90. Body Count, 'Body Count' (1992)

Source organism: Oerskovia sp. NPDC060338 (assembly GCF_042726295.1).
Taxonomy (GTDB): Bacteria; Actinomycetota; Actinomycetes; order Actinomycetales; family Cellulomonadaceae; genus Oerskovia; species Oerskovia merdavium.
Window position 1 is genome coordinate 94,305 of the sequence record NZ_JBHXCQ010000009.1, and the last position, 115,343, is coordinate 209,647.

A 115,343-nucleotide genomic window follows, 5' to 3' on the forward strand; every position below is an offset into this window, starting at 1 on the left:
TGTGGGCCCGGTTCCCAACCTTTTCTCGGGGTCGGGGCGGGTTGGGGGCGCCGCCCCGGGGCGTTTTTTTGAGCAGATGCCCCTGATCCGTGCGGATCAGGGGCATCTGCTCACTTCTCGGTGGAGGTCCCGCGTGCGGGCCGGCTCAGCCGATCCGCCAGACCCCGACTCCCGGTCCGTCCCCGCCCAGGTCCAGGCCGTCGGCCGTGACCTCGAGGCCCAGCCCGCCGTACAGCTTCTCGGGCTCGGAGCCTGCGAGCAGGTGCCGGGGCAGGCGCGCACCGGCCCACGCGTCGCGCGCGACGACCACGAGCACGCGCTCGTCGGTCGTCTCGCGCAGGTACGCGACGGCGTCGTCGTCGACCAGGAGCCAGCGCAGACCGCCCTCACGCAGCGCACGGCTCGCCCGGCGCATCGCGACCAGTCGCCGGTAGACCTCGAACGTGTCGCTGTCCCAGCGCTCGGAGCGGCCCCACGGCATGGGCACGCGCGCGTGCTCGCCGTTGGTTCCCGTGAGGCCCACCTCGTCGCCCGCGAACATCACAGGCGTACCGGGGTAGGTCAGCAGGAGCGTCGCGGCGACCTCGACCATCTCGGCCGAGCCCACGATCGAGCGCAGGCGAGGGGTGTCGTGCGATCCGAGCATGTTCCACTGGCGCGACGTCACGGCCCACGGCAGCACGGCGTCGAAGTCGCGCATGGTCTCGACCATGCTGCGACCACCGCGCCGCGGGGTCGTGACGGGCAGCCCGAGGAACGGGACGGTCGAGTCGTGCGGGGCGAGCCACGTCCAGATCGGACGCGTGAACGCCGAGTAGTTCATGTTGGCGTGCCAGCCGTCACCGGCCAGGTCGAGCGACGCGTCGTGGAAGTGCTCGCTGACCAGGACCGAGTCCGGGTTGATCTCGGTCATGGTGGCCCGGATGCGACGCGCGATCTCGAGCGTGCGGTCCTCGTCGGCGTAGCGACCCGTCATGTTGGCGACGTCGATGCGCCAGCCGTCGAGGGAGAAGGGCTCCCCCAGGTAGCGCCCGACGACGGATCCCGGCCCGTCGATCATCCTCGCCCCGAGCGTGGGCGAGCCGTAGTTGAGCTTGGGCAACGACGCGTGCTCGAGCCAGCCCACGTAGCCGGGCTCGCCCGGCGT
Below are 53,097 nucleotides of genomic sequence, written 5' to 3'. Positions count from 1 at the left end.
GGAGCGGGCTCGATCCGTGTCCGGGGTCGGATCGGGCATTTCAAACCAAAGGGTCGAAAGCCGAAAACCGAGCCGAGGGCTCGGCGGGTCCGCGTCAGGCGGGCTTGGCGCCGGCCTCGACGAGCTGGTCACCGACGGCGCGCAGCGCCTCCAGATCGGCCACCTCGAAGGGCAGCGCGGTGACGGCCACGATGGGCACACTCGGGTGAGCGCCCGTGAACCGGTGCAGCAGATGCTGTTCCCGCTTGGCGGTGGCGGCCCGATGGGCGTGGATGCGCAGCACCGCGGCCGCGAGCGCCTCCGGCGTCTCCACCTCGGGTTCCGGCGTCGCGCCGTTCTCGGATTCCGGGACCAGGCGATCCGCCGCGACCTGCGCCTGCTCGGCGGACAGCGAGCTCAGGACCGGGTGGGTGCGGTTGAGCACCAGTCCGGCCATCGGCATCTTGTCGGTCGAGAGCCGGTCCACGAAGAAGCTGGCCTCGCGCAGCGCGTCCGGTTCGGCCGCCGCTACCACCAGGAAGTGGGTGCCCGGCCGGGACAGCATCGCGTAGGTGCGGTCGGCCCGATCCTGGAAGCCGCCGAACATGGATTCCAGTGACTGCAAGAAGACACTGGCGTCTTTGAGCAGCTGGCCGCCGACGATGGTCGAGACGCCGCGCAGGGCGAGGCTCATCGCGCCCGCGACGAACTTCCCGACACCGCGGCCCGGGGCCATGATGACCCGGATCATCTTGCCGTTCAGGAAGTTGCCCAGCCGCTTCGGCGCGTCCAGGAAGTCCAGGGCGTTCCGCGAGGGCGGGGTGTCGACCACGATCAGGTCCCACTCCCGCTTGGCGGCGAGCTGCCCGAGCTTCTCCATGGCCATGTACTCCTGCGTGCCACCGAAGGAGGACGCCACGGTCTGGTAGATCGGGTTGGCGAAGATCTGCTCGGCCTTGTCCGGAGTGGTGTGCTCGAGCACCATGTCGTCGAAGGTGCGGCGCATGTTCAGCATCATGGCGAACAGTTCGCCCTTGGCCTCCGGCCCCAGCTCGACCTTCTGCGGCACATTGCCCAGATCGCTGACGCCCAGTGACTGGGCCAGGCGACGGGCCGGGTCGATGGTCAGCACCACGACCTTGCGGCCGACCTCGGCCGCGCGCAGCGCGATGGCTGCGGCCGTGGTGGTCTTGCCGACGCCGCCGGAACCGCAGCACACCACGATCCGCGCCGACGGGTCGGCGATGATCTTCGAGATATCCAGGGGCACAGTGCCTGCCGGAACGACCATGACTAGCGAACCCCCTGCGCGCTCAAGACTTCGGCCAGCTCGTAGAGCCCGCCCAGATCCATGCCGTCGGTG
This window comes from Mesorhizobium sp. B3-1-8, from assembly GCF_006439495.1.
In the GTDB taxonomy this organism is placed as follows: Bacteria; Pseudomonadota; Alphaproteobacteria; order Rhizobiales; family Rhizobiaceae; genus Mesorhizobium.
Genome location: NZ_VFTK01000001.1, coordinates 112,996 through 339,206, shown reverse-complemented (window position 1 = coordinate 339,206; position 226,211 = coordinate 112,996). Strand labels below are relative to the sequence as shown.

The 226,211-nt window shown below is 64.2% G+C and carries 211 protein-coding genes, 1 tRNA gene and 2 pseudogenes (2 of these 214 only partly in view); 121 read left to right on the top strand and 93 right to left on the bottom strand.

The triumph of Ice-T's metal group Body Count was one-upping the mediated and vicarious experience of Eighties thrash, a genre built on the novels of Lovecraft and King, the atrocities of history and the dispatches of TV news. Instead, Body Count presented street-level reportage, showing life in contemporary South Central Los Angeles as a house of horrors: nights erupting with the sound of gang warfare ("Body Count"), a prison system devouring black males ("Bowels of the Devil"), friends ravaged by crack cocaine ("The Winner Loses") – not to mention venom directed at the "stupid, dumb, dick-sucking, bum politicians" blind to it all. Plus, guitarist Ernie C.'s Iommi-esque riff to "There Goes the Neighborhood" is one of the best of the Nineties – instantly classic enough to be chanted by Beavis and Butt-Head. Most notoriously, "Cop Killer" – "dedicated to some personal friends of mine, the LAPD" – appeared in the wake of the Rodney King video, turning the very real threat of police brutality into a bloody revenge fantasy. The record was decried by the likes of President George Bush, Vice President Dan Quayle, New York governor Mario Cuomo and 60 members of Congress in a letter to Warner Bros. "It's a protest song," said Ice. "I told a group of reporters, 'I'm singing in the first person as a character who is fed up with police brutality. … If you believe I'm a cop killer, you believe David Bowie is an astronaut.'" C.R.W.